The process is the same. Every day, all over the world. Schlep from the airport to the hotel. Stumble to the front desk. Produce ID and credit card. Retrieve room key. If you're lucky, you'll get an RFID-style room key that you only have to tap on the lock. But more likely you'll have one of those magnetic keys that has to be inserted the right way — and it's almost never obvious which end is which.
We've all been there at some point. And we will all be there again.
But my latest trip was different.
Hotel chains have been experimenting with using smartphones as room keys for a little while now. Hilton and Starwood are the most prominent, and Hyatt's toying with a separate app. The names are all slightly different. Digital Key. Keyless Entry. Mobile Entry. But the idea is the same: you use your phone to unlock your door.
I used Hilton's Digital Key system on a recent family trip to Boca Raton. And while I'm used to playing the guinea pig, I wasn't so sure about this one. I've stayed in a lot of hotel rooms. I've used a lot of room keys. Was this going to be another one of those instances in which we make things more complicated by trying to incorporate our phones? In some ways, yes. And in at least one way, it was pretty transformative.
Here's the gist: With Hilton — which is where I was staying — it's an opt-in experience, and it all takes place within their HH Honors app. (Download from Google Play or the iOS App Store When it's time to check in you'll get the option to use the Digital Key. You also can pick your exact room (a nice feature), and it's a good chance to double-check that you're going to get what you need — in my case on this trip a couple of beds.
This is where the truly magical portion of our experiment comes in. Because I've already checked in and picked out a room and am using my phone as my room key — there's no need to stop by the front desk first. That's a nice enough perk when you're traveling for business, particularly if you're at a hotel that tends to back up. But considering that I was with my wife and daughters after enduring a half-day of travel, skipping any more lines and going straight to the room was a godsend.
Once you're there, of course, you'll have to get the door open. This is where things get just a little more tricky. Or not. First, you'll need your phone, since it's your key. That means your phone will need to be charged. And I was dangerously close to not having a charged phone. Then you'll need to fire up the Hilton app. Then you'll need to be close to your door, which makes sense for any number of reasons. The app says 5 feet, and that seemed accurate enough. It generally took about 10 seconds from the time I hit the "Touch to unlock" button in the app (I didn't think to see if the app's home screen widget gives you a shortcut for that) before the door actually unlocked. The app gives you a choice of either leaving your room number visible in the app, or hiding it for security purposes. (And you can give your room any name you want.) That's smart.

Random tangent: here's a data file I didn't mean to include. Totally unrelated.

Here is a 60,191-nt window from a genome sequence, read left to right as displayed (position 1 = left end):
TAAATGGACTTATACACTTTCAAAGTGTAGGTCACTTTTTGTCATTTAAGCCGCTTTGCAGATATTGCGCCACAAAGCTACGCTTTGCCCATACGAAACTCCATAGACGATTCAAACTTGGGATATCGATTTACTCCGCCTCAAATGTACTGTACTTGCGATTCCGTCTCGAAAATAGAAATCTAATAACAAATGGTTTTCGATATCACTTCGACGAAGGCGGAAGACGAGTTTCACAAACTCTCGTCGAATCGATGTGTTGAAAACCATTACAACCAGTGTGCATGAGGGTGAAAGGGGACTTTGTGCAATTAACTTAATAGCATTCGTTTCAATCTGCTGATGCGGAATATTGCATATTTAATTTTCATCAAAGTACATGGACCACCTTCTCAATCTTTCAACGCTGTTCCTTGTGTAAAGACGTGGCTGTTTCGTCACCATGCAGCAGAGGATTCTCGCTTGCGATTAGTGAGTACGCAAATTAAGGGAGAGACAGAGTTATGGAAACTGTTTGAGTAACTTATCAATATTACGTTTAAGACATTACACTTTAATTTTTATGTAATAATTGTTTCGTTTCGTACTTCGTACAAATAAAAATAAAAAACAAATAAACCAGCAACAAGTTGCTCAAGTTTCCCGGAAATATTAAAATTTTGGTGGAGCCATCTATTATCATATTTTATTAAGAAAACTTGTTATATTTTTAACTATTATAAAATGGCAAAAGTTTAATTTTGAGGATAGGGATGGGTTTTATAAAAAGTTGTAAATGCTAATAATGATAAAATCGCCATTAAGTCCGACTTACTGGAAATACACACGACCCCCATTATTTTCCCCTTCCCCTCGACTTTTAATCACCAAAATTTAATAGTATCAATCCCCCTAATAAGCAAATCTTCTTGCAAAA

All in all, things worked as expected. (And I got a chance to try it at any of the entrances, or at the gym door.) But after a half-dozen times in and out, you do start to wonder if this really was the most efficient way to enter your room. Consider:
- Currently you can only use Digital Key on a single device. So my wife would have needed to get a physical key.
- One time I sent her and the kids upstairs while I parked the car, telling her to keep the phone unlocked, since I use my fingerprint for security. Sure enough, when I got upstairs they were waiting on me to unlock the phone again. Whoops.
- 10 seconds doesn't seem like a lot of time to wait for a door to unlock, but it's about 9 seconds more than it'd take a physical key to work. That starts to get a little annoying.
- Phones are a lot larger than credit card-sized room keys.
- Some sort of NFC-based room key could be fun — think Apple Pay or Android Pay tapping. And that could bring watches into play.
I learned a few things on this trip. One is that my wife continues to be willing to put up with just about anything I manage to throw her way. The other is that I very much could get used to skipping the check-in line. On the other hand I do like being offered water, and occasionally a glass of champagne, for the elevator ride up. (And I will never apologize for that.) Or when I'm traveling for work maybe an upgrade will happen. Or maybe someone will simply be nice to me. So maybe having to deal with the occasional human being isn't such a bad thing.
So for now, using my phone as my room key was a fun experiment. I'll probably do it again, should the opportunity arise. (It's still pretty limited no matter which chain you use.) But it's not going to replace ye olde room key anytime soon for speed and convenience.
Replacements for existing tech are inevitably clunky at first — we used to be issued physical metal keys for hotel rooms, and when magnetic stripe cards first rolled out they were finicky and confusing and prone to failure. Now magnetic key cards are the standard.
We're in the earliest days of trying out phones and smartwatches as replacements for access cards. They could be the new standard in years to come, but for now there's still some work to be done.
And do smartwatches make flying easier?
OK, so we're not quite sold on using our smartphone as a hotel room key. But we've all probably used one as a boarding pass for a flight. That's more of a one-time thing, and while airport gate agents might not like it quite as much as we do, it's certainly more elegant than a paper boarding pass.
But then there are smartwatches. These things definitely go in the column of tech that doesn't yet help us as much as we might have thought. And the watches themselves might not even be to blame here.
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